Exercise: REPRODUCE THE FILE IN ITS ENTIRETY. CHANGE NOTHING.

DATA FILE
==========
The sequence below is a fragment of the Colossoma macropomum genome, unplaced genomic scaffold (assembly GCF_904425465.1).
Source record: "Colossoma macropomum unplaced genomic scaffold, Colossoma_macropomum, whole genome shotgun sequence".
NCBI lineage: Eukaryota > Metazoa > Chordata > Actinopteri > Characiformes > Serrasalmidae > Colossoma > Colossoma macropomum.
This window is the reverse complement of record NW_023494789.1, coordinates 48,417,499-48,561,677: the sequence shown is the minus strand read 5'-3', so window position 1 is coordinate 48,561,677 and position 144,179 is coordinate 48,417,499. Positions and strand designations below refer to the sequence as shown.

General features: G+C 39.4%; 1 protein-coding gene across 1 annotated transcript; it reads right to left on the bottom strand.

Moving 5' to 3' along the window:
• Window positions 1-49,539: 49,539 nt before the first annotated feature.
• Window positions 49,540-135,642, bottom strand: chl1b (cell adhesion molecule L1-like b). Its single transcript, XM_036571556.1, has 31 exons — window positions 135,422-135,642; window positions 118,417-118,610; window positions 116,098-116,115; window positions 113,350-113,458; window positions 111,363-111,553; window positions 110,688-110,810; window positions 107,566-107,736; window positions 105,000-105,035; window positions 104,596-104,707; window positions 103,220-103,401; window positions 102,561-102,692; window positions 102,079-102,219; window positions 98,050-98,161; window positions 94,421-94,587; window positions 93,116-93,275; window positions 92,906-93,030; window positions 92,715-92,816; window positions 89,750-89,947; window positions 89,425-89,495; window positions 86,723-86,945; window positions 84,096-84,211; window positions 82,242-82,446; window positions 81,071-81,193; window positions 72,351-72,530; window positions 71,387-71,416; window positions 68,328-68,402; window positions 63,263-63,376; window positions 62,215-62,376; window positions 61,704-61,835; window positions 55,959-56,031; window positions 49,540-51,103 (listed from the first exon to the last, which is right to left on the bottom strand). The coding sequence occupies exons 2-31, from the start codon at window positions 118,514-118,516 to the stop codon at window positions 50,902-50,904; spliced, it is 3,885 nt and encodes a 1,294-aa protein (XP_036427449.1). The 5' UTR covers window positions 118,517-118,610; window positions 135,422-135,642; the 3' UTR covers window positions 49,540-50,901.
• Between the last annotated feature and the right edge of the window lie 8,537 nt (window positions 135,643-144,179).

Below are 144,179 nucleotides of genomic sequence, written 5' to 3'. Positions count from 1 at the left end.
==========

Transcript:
The sequence below is a fragment of the Colossoma macropomum genome, unplaced genomic scaffold (assembly GCF_904425465.1).
Source record: "Colossoma macropomum unplaced genomic scaffold, Colossoma_macropomum, whole genome shotgun sequence".
NCBI lineage: Eukaryota > Metazoa > Chordata > Actinopteri > Characiformes > Serrasalmidae > Colossoma > Colossoma macropomum.
This window is the reverse complement of record NW_023494789.1, coordinates 48,417,499-48,561,677: the sequence shown is the minus strand read 5'-3', so window position 1 is coordinate 48,561,677 and position 144,179 is coordinate 48,417,499. Positions and strand designations below refer to the sequence as shown.

General features: G+C 39.4%; 1 protein-coding gene across 1 annotated transcript; it reads right to left on the bottom strand.

Moving 5' to 3' along the window:
• Window positions 1-49,539: 49,539 nt before the first annotated feature.
• Window positions 49,540-135,642, bottom strand: chl1b (cell adhesion molecule L1-like b). Its single transcript, XM_036571556.1, has 31 exons — window positions 135,422-135,642; window positions 118,417-118,610; window positions 116,098-116,115; window positions 113,350-113,458; window positions 111,363-111,553; window positions 110,688-110,810; window positions 107,566-107,736; window positions 105,000-105,035; window positions 104,596-104,707; window positions 103,220-103,401; window positions 102,561-102,692; window positions 102,079-102,219; window positions 98,050-98,161; window positions 94,421-94,587; window positions 93,116-93,275; window positions 92,906-93,030; window positions 92,715-92,816; window positions 89,750-89,947; window positions 89,425-89,495; window positions 86,723-86,945; window positions 84,096-84,211; window positions 82,242-82,446; window positions 81,071-81,193; window positions 72,351-72,530; window positions 71,387-71,416; window positions 68,328-68,402; window positions 63,263-63,376; window positions 62,215-62,376; window positions 61,704-61,835; window positions 55,959-56,031; window positions 49,540-51,103 (listed from the first exon to the last, which is right to left on the bottom strand). The coding sequence occupies exons 2-31, from the start codon at window positions 118,514-118,516 to the stop codon at window positions 50,902-50,904; spliced, it is 3,885 nt and encodes a 1,294-aa protein (XP_036427449.1). The 5' UTR covers window positions 118,517-118,610; window positions 135,422-135,642; the 3' UTR covers window positions 49,540-50,901.
• Between the last annotated feature and the right edge of the window lie 8,537 nt (window positions 135,643-144,179).

Below are 144,179 nucleotides of genomic sequence, written 5' to 3'. Positions count from 1 at the left end.